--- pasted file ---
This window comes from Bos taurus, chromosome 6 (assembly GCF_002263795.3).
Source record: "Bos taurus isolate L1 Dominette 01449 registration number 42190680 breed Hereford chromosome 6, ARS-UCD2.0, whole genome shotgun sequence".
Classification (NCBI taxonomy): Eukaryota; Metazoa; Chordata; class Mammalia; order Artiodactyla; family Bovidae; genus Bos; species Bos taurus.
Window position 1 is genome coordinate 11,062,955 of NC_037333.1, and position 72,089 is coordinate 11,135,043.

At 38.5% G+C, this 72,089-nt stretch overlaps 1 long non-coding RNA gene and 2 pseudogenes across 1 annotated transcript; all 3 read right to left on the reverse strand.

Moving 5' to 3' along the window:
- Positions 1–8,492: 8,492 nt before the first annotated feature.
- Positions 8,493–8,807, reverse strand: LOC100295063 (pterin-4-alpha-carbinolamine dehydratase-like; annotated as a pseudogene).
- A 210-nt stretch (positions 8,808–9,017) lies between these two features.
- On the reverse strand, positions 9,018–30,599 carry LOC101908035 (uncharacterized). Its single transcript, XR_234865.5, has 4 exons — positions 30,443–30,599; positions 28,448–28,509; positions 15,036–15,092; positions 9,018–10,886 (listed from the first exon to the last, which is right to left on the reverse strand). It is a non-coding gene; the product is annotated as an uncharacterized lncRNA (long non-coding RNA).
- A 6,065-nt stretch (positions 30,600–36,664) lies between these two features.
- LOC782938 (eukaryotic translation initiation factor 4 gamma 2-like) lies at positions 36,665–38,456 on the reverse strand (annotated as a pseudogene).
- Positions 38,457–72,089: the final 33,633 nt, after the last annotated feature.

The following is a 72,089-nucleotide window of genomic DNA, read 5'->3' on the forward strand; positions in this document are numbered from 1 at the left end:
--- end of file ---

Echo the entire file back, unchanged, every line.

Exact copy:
This window comes from Bos taurus, chromosome 6 (assembly GCF_002263795.3).
Source record: "Bos taurus isolate L1 Dominette 01449 registration number 42190680 breed Hereford chromosome 6, ARS-UCD2.0, whole genome shotgun sequence".
Classification (NCBI taxonomy): Eukaryota; Metazoa; Chordata; class Mammalia; order Artiodactyla; family Bovidae; genus Bos; species Bos taurus.
Window position 1 is genome coordinate 11,062,955 of NC_037333.1, and position 72,089 is coordinate 11,135,043.

At 38.5% G+C, this 72,089-nt stretch overlaps 1 long non-coding RNA gene and 2 pseudogenes across 1 annotated transcript; all 3 read right to left on the reverse strand.

Moving 5' to 3' along the window:
- Positions 1–8,492: 8,492 nt before the first annotated feature.
- Positions 8,493–8,807, reverse strand: LOC100295063 (pterin-4-alpha-carbinolamine dehydratase-like; annotated as a pseudogene).
- A 210-nt stretch (positions 8,808–9,017) lies between these two features.
- On the reverse strand, positions 9,018–30,599 carry LOC101908035 (uncharacterized). Its single transcript, XR_234865.5, has 4 exons — positions 30,443–30,599; positions 28,448–28,509; positions 15,036–15,092; positions 9,018–10,886 (listed from the first exon to the last, which is right to left on the reverse strand). It is a non-coding gene; the product is annotated as an uncharacterized lncRNA (long non-coding RNA).
- A 6,065-nt stretch (positions 30,600–36,664) lies between these two features.
- LOC782938 (eukaryotic translation initiation factor 4 gamma 2-like) lies at positions 36,665–38,456 on the reverse strand (annotated as a pseudogene).
- Positions 38,457–72,089: the final 33,633 nt, after the last annotated feature.

The following is a 72,089-nucleotide window of genomic DNA, read 5'->3' on the forward strand; positions in this document are numbered from 1 at the left end: